'Tom Smart, gentlemen, had always been very much attached to the public line. It had been long his ambition to stand in a bar of his own, in a green coat, knee-cords, and tops. He had a great notion of taking the chair at convivial dinners, and he had often thought how well he could preside in a room of his own in the talking way, and what a capital example he could set to his customers in the drinking department. All these things passed rapidly through Tom's mind as he sat drinking the hot punch by the roaring fire, and he felt very justly and properly indignant that the tall man should be in a fair way of keeping such an excellent house, while he, Tom Smart, was as far off from it as ever. So, after deliberating over the two last tumblers, whether he hadn't a perfect right to pick a quarrel with the tall man for having contrived to get into the good graces of the buxom widow, Tom Smart at last arrived at the satisfactory conclusion that he was a very ill-used and persecuted individual, and had better go to bed.
'Up a wide and ancient staircase the smart girl preceded Tom, shading the chamber candle with her hand, to protect it from the currents of air which in such a rambling old place might have found plenty of room to disport themselves in, without blowing the candle out, but which did blow it out nevertheless--thus affording Tom's enemies an opportunity of asserting that it was he, and not the wind, who extinguished the candle, and that while he pretended to be blowing it alight again, he was in fact kissing the girl. Be this as it may, another light was obtained, and Tom was conducted through a maze of rooms, and a labyrinth of passages, to the apartment which had been prepared for his reception, where the girl bade him good-night and left him alone.
'It was a good large room with big closets, and a bed which might have served for a whole boarding-school, to say nothing of a couple of oaken presses that would have held the baggage of a small army; but what struck Tom's fancy most was a strange, grim-looking, high backed chair, carved in the most fantastic manner, with a flowered damask cushion, and the round knobs at the bottom of the legs carefully tied up in red cloth, as if it had got the gout in its toes. Of any other queer chair, Tom would only have thought it was a queer chair, and there would have been an end of the matter; but there was something about this particular chair, and yet he couldn't tell what it was, so odd and so unlike any other piece of furniture he had ever seen, that it seemed to fascinate him. He sat down before the fire, and stared at the old chair for half an hour.--Damn the chair, it was such a strange old thing, he couldn't take his eyes off it.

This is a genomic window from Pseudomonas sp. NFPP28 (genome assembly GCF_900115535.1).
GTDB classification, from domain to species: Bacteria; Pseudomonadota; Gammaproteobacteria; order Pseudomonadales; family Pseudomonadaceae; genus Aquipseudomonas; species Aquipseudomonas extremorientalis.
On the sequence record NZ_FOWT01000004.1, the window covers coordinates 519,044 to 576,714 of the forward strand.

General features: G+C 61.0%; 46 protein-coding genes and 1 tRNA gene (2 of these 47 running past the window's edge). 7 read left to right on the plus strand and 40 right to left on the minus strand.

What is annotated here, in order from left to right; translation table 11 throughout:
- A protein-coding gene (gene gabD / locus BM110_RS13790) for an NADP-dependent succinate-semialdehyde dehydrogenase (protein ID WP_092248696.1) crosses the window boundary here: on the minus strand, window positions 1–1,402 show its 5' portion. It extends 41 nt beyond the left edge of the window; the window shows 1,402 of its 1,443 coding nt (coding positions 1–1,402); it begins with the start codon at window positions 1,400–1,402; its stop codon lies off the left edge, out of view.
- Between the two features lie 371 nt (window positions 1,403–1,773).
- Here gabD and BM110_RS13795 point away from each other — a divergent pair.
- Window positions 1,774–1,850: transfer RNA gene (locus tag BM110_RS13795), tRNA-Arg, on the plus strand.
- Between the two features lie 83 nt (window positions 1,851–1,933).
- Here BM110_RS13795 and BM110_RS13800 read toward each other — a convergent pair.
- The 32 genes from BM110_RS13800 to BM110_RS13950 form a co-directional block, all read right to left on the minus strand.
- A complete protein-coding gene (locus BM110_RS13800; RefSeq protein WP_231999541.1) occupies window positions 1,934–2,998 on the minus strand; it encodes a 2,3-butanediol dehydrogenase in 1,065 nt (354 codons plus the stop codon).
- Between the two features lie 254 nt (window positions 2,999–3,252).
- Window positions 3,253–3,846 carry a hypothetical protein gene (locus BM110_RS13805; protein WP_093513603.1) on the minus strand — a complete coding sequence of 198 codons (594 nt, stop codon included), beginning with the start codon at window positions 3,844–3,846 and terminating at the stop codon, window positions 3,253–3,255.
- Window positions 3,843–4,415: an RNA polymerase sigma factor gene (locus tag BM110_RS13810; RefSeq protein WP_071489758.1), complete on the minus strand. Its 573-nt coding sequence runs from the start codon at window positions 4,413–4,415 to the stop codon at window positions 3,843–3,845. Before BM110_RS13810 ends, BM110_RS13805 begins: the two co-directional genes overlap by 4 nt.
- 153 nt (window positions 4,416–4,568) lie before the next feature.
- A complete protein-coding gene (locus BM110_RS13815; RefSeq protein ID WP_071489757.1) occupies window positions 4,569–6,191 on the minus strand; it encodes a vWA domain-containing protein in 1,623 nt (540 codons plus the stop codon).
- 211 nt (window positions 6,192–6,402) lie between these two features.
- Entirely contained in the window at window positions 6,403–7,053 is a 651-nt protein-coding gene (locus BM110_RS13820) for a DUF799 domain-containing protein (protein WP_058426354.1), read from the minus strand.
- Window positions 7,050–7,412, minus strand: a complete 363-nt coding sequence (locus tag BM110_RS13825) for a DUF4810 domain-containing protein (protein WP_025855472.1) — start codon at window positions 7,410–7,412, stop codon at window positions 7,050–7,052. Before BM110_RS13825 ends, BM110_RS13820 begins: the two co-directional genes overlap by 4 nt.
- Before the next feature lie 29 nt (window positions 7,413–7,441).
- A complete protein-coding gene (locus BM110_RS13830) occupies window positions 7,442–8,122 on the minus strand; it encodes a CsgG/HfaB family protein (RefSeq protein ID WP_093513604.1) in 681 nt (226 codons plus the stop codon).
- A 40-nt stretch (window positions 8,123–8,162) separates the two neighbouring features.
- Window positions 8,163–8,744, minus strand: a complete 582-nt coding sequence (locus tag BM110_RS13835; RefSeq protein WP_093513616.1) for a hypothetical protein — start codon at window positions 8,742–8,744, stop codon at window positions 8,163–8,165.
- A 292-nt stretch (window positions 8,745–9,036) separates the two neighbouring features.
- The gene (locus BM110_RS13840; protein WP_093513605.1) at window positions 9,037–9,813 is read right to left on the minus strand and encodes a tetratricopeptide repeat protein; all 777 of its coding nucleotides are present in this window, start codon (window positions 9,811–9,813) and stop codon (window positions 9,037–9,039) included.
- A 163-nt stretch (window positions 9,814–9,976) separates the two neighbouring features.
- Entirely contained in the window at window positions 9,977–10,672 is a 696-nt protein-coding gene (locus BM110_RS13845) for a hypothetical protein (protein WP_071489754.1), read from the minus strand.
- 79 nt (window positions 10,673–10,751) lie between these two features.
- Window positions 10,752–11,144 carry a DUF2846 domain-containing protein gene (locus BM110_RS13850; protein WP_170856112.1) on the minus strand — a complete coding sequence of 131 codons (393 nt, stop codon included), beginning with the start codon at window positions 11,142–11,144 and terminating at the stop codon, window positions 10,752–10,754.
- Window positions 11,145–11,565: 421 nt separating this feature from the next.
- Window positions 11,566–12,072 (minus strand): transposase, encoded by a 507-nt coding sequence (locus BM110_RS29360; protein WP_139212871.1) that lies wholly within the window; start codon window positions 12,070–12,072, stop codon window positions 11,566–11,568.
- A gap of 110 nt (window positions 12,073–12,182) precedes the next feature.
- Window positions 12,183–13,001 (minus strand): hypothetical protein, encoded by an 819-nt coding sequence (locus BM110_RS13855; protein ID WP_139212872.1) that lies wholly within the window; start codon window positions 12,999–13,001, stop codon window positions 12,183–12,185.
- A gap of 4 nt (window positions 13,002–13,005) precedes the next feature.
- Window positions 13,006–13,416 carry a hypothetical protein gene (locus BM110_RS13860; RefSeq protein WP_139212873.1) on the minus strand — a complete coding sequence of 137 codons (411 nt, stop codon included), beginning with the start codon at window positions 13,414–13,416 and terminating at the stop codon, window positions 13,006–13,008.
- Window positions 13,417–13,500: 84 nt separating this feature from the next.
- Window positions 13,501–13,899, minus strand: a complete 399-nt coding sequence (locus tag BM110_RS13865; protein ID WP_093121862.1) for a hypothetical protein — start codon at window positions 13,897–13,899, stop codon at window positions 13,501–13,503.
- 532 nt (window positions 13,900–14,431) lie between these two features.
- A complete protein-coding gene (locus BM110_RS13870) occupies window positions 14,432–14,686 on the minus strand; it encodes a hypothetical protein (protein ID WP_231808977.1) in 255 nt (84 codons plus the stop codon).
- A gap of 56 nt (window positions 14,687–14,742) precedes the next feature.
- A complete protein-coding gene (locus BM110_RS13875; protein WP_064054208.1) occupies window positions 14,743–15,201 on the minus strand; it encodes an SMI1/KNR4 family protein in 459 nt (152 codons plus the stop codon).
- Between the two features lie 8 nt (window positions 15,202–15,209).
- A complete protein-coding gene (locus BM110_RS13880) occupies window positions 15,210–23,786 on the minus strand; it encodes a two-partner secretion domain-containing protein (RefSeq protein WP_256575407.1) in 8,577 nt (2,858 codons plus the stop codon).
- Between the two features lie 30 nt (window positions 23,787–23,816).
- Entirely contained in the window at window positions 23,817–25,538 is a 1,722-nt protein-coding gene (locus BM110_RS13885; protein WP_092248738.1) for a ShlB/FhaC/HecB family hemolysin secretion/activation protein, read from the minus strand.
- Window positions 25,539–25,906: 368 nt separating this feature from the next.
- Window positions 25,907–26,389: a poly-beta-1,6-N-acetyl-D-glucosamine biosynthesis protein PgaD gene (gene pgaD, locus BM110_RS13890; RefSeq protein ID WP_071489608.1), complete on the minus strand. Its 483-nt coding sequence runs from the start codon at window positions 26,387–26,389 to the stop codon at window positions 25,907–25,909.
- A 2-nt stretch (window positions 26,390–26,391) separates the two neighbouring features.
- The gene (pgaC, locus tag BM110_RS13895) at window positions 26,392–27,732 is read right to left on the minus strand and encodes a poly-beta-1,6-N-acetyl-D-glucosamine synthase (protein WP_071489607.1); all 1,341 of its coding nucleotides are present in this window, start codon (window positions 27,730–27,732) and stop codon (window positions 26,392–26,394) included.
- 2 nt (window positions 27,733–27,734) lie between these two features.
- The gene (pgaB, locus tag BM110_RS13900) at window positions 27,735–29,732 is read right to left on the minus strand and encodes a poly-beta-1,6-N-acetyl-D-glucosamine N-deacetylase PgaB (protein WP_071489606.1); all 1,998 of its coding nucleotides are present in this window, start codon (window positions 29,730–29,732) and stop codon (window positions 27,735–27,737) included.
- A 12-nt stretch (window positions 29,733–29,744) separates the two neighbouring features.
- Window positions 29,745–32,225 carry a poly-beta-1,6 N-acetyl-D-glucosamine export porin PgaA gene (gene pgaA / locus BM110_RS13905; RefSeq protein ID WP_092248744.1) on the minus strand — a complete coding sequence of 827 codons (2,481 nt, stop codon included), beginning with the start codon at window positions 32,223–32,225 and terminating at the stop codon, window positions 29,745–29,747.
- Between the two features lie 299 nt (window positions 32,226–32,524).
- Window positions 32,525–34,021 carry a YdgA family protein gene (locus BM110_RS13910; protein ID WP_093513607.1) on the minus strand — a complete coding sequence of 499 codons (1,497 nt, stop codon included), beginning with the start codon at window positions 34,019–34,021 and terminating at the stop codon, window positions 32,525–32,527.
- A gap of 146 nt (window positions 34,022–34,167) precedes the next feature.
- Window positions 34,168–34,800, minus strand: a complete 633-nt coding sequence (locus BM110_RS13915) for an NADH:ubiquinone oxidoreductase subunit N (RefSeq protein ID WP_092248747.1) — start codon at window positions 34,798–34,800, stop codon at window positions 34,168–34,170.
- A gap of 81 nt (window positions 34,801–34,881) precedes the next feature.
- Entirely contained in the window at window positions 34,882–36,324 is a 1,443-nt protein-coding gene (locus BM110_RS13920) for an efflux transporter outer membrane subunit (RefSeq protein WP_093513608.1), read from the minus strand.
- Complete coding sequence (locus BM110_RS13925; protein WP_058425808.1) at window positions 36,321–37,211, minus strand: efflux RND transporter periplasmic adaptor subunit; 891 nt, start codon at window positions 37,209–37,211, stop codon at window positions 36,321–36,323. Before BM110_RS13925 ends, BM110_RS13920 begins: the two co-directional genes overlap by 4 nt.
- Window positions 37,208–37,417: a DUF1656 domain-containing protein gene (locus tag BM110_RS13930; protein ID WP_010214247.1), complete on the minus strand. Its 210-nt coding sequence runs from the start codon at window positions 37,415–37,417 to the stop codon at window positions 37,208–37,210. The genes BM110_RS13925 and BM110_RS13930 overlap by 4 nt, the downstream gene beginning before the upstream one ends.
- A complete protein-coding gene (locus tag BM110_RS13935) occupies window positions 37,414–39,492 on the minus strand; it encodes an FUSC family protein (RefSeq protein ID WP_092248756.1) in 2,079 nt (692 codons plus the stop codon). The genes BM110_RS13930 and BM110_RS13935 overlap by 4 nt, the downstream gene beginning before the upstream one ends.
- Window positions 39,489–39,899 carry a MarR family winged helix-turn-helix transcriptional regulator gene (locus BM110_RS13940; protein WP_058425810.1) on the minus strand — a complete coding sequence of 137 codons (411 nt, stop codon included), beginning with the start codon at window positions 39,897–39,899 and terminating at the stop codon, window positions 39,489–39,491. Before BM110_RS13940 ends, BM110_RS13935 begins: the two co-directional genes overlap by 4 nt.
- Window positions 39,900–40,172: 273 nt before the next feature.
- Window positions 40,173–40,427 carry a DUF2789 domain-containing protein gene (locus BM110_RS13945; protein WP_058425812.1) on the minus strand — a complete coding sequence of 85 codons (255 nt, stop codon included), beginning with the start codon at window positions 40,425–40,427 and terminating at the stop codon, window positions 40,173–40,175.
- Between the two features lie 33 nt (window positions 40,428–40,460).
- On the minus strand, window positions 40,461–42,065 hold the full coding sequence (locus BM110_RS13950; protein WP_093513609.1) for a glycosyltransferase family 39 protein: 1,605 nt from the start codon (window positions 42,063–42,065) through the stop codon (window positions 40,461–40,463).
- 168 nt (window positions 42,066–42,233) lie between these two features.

"'Well," said Tom, slowly undressing himself, and staring at the old chair all the while, which stood with a mysterious aspect by the bedside, "I never saw such a rum concern as that in my days. Very odd," said Tom, who had got rather sage with the hot punch--'very odd." Tom shook his head with an air of profound wisdom, and looked at the chair again. He couldn't make anything of it though, so he got into bed, covered himself up warm, and fell asleep.
'In about half an hour, Tom woke up with a start, from a confused dream of tall men and tumblers of punch; and the first object that presented itself to his waking imagination was the queer chair.
'"I won't look at it any more," said Tom to himself, and he squeezed his eyelids together, and tried to persuade himself he was going to sleep again. No use; nothing but queer chairs danced before his eyes, kicking up their legs, jumping over each other's backs, and playing all kinds of antics.
"'I may as well see one real chair, as two or three complete sets of false ones," said Tom, bringing out his head from under the bedclothes. There it was, plainly discernible by the light of the fire, looking as provoking as ever.
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The Pickwick Papers -- by Charles Dickens